NYC homeless sweeps: Most people end up leaving shelters

Mayor Eric Adams launched his subway safety plan in February and has repeatedly touted its success. 

But new data obtained by the New York Daily News through a Freedom of Information Law request shows that around 70% of homeless individuals who have been moved into shelters have left within a week of being admitted.

"If you force people to leave where they are and throw away their belongings and don't offer them anything, and what we've seen time and time again, is they will return to the same place or a place like it," Legal Aid Society staff attorney Josh Goldfein explained. 

The data obtained by the Daily News covers two separate homeless outreach efforts, which City Hall calls the Subway Safety Plan and the End of the Line initiative. It shows that from February to August, nearly 2,300 homeless individuals were moved off the subways and into shelters. But out of those people, only 30% actually stayed longer than a week.

Cea Weaver, of the group Housing Justice for All, said many likely end up back on the street, which is why it's critical to focus on affordable housing rather than these sweeps.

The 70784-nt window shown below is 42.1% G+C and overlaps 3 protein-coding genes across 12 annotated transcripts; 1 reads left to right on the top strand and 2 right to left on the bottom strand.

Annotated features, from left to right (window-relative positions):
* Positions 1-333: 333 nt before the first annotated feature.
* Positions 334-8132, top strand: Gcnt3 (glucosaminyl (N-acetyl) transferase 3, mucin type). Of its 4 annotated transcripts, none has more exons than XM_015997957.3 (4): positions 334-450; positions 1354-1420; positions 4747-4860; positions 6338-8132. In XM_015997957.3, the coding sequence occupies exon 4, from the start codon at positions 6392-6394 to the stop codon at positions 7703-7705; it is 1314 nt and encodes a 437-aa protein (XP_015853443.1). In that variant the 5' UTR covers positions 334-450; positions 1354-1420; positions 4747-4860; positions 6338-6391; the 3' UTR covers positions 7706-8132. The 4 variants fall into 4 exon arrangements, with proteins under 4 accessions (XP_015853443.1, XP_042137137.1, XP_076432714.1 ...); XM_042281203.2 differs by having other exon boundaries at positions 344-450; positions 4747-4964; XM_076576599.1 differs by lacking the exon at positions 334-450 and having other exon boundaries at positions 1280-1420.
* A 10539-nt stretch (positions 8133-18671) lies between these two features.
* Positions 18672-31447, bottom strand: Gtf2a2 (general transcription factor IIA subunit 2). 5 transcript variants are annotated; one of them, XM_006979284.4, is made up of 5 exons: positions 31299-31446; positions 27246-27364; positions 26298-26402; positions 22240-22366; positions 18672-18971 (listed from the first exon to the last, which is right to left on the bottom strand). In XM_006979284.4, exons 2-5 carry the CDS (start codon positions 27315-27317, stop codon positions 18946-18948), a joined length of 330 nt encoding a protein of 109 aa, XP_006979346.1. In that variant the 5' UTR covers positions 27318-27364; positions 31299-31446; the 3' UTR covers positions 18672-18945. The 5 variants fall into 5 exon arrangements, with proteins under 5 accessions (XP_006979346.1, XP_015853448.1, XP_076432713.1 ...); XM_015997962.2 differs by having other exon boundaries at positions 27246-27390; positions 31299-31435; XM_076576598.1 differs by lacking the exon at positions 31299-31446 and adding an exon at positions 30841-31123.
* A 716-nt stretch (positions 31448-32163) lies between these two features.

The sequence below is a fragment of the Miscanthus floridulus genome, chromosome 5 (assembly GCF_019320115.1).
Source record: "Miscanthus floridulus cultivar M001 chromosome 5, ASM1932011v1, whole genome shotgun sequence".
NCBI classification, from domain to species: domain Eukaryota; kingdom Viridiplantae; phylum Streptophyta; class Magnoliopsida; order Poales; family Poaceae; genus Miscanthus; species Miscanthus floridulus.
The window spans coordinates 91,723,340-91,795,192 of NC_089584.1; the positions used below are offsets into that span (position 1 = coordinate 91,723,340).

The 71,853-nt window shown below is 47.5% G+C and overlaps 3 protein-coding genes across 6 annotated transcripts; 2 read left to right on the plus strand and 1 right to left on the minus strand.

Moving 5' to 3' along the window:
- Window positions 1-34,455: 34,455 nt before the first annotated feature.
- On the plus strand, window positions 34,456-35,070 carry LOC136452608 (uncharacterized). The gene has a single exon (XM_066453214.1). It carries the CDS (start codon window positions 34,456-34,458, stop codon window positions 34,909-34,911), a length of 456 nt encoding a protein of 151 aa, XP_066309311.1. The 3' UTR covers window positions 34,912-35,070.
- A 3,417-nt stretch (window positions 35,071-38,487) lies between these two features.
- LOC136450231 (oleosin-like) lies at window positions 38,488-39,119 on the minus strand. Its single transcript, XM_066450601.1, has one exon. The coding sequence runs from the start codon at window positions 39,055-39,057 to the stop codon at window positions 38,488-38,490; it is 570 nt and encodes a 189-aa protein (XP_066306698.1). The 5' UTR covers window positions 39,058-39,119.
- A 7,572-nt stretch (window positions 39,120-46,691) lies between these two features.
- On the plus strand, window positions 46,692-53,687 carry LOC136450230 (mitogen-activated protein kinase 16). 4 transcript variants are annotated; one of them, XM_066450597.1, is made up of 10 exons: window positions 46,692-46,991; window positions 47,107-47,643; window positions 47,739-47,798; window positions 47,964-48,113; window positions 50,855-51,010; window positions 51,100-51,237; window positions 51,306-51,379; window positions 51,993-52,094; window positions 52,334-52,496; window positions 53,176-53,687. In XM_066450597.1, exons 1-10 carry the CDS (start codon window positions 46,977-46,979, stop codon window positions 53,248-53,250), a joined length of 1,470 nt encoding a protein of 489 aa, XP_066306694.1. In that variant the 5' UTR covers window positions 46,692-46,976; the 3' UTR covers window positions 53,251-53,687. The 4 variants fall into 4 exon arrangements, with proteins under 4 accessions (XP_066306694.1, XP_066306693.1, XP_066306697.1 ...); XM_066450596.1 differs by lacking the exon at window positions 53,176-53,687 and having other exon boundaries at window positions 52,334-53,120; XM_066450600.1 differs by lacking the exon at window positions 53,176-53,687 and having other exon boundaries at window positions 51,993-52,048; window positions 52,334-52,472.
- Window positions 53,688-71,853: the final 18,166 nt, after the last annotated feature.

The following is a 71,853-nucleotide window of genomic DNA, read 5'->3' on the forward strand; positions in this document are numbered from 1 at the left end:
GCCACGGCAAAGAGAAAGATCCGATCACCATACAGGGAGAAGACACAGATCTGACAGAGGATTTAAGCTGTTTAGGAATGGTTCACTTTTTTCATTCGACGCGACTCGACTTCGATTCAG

"Our shelters are not safe — they are not places where people want to live," Weaver explained. "And we know that the solution to homelessness is housing, it's rental assistance."

A spokesperson for the Department of Social Services confirmed that the Adams administration has moved a total of 3,000 homeless people into shelters but only 1,000 are still in a shelter as of this week.

"Under Mayor Adams' Subway Safety Plan, [Department of Social Services-Department of Homeless Services] outreach staff have worked diligently to engage New Yorkers experiencing unsheltered homelessness in the City's subway system and offer DHS shelter services," the spokesperson said. "This is only the beginning. We will continue to build on these efforts and provide a hand up to even more of our unsheltered neighbors in the future."

Many homeless individuals have said they do not feel safe in shelters, and many facilities also have strict rules, like curfews.

Some City Council members are calling for an overhaul of the shelter system and a stronger investment in housing.

"This is arguably our biggest issue right now — the lack of housing," Councilwoman Carlina Rivera said. "But street homelessness and the mental health issues that are associated with that, people are in crisis every single day."

"We need to change the shelter system to something that people want to go to," Councilwoman Gale Brewer said. "That will make a big difference."

These subway outreach programs are separate from the mental health initiative launched by the mayor a few weeks ago, that aims to transfer severely mentally ill homeless individuals to hospitals. So far, the city is also not providing data on how many people are being transferred to care under this initiative as well.